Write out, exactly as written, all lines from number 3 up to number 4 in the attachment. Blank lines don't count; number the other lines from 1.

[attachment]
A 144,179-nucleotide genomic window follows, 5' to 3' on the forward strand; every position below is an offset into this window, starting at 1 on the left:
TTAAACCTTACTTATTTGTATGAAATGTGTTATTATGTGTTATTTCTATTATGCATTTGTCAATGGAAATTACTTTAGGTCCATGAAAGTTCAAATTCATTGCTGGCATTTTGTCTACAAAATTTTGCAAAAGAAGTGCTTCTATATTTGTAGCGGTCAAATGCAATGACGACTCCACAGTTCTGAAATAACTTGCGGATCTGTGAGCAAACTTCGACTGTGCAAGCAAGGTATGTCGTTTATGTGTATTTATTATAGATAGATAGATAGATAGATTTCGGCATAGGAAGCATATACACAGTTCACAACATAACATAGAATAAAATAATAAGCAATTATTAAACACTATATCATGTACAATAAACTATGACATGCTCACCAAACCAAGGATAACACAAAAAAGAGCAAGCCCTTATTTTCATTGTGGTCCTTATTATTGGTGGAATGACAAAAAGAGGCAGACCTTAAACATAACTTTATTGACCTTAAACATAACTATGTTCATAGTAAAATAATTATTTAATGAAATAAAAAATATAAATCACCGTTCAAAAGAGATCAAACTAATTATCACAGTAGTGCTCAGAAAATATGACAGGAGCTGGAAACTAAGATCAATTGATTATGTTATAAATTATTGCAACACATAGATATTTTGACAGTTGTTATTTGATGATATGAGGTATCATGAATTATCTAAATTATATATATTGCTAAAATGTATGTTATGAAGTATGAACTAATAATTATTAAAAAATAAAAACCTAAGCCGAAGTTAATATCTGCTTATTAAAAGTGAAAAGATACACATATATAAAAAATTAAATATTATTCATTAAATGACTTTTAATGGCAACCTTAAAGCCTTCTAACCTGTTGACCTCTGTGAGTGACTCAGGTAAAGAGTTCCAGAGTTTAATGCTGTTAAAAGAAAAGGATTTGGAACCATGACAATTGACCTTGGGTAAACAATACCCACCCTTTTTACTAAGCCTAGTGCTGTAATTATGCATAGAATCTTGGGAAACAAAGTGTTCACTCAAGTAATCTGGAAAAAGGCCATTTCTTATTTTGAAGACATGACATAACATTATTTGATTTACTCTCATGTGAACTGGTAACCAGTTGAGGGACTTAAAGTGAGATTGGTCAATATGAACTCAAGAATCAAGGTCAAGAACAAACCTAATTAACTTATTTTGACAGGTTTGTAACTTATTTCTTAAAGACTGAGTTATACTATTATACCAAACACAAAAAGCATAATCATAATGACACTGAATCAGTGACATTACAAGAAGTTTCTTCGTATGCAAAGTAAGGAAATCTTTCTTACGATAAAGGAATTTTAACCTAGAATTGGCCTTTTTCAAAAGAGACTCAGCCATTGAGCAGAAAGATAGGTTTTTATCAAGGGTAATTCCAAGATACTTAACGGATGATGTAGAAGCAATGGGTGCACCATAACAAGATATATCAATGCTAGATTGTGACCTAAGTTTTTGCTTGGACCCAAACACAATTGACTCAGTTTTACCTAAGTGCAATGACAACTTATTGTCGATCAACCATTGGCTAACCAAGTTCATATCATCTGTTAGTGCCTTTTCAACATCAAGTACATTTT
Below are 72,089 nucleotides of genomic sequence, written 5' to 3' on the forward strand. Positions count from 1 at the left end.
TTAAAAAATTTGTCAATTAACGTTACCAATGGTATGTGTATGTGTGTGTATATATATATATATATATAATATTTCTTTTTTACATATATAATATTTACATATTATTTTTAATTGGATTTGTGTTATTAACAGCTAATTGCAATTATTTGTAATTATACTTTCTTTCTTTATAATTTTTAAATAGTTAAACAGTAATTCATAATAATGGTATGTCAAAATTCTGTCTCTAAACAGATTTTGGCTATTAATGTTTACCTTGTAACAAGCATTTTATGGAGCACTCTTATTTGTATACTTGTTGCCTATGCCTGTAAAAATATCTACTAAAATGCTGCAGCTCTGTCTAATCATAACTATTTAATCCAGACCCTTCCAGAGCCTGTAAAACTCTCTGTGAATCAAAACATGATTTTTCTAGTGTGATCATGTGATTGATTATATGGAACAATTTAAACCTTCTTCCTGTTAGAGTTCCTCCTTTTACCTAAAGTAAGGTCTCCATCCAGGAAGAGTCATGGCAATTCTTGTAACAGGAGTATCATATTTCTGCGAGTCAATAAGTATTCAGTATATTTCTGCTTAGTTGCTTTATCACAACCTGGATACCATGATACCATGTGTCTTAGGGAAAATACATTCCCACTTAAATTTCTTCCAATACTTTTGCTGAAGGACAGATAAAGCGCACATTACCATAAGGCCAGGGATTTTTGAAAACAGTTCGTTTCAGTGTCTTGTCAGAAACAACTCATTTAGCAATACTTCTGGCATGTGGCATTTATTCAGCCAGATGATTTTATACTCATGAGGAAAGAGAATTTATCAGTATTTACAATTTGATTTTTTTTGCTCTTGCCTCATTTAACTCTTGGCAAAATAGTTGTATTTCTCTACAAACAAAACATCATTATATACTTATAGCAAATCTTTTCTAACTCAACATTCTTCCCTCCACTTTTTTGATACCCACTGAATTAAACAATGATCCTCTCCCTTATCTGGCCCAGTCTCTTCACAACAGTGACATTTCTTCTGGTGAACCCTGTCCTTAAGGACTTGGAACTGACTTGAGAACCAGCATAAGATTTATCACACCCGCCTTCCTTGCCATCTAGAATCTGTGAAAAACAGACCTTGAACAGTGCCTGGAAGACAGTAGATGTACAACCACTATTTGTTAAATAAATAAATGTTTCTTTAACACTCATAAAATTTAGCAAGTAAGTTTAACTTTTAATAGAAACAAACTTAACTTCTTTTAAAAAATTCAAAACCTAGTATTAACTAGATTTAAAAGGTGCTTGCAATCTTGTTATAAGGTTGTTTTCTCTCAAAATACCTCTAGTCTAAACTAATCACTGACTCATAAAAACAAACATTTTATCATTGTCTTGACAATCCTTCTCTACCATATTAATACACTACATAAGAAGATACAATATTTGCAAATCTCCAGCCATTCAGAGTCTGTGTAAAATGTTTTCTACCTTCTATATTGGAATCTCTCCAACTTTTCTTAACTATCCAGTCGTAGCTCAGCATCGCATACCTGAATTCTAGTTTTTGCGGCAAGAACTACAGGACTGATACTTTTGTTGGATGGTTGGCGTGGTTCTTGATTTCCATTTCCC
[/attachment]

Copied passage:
Below are 72,089 nucleotides of genomic sequence, written 5' to 3' on the forward strand. Positions count from 1 at the left end.
TTAAAAAATTTGTCAATTAACGTTACCAATGGTATGTGTATGTGTGTGTATATATATATATATATATAATATTTCTTTTTTACATATATAATATTTACATATTATTTTTAATTGGATTTGTGTTATTAACAGCTAATTGCAATTATTTGTAATTATACTTTCTTTCTTTATAATTTTTAAATAGTTAAACAGTAATTCATAATAATGGTATGTCAAAATTCTGTCTCTAAACAGATTTTGGCTATTAATGTTTACCTTGTAACAAGCATTTTATGGAGCACTCTTATTTGTATACTTGTTGCCTATGCCTGTAAAAATATCTACTAAAATGCTGCAGCTCTGTCTAATCATAACTATTTAATCCAGACCCTTCCAGAGCCTGTAAAACTCTCTGTGAATCAAAACATGATTTTTCTAGTGTGATCATGTGATTGATTATATGGAACAATTTAAACCTTCTTCCTGTTAGAGTTCCTCCTTTTACCTAAAGTAAGGTCTCCATCCAGGAAGAGTCATGGCAATTCTTGTAACAGGAGTATCATATTTCTGCGAGTCAATAAGTATTCAGTATATTTCTGCTTAGTTGCTTTATCACAACCTGGATACCATGATACCATGTGTCTTAGGGAAAATACATTCCCACTTAAATTTCTTCCAATACTTTTGCTGAAGGACAGATAAAGCGCACATTACCATAAGGCCAGGGATTTTTGAAAACAGTTCGTTTCAGTGTCTTGTCAGAAACAACTCATTTAGCAATACTTCTGGCATGTGGCATTTATTCAGCCAGATGATTTTATACTCATGAGGAAAGAGAATTTATCAGTATTTACAATTTGATTTTTTTTGCTCTTGCCTCATTTAACTCTTGGCAAAATAGTTGTATTTCTCTACAAACAAAACATCATTATATACTTATAGCAAATCTTTTCTAACTCAACATTCTTCCCTCCACTTTTTTGATACCCACTGAATTAAACAATGATCCTCTCCCTTATCTGGCCCAGTCTCTTCACAACAGTGACATTTCTTCTGGTGAACCCTGTCCTTAAGGACTTGGAACTGACTTGAGAACCAGCATAAGATTTATCACACCCGCCTTCCTTGCCATCTAGAATCTGTGAAAAACAGACCTTGAACAGTGCCTGGAAGACAGTAGATGTACAACCACTATTTGTTAAATAAATAAATGTTTCTTTAACACTCATAAAATTTAGCAAGTAAGTTTAACTTTTAATAGAAACAAACTTAACTTCTTTTAAAAAATTCAAAACCTAGTATTAACTAGATTTAAAAGGTGCTTGCAATCTTGTTATAAGGTTGTTTTCTCTCAAAATACCTCTAGTCTAAACTAATCACTGACTCATAAAAACAAACATTTTATCATTGTCTTGACAATCCTTCTCTACCATATTAATACACTACATAAGAAGATACAATATTTGCAAATCTCCAGCCATTCAGAGTCTGTGTAAAATGTTTTCTACCTTCTATATTGGAATCTCTCCAACTTTTCTTAACTATCCAGTCGTAGCTCAGCATCGCATACCTGAATTCTAGTTTTTGCGGCAAGAACTACAGGACTGATACTTTTGTTGGATGGTTGGCGTGGTTCTTGATTTCCATTTCCC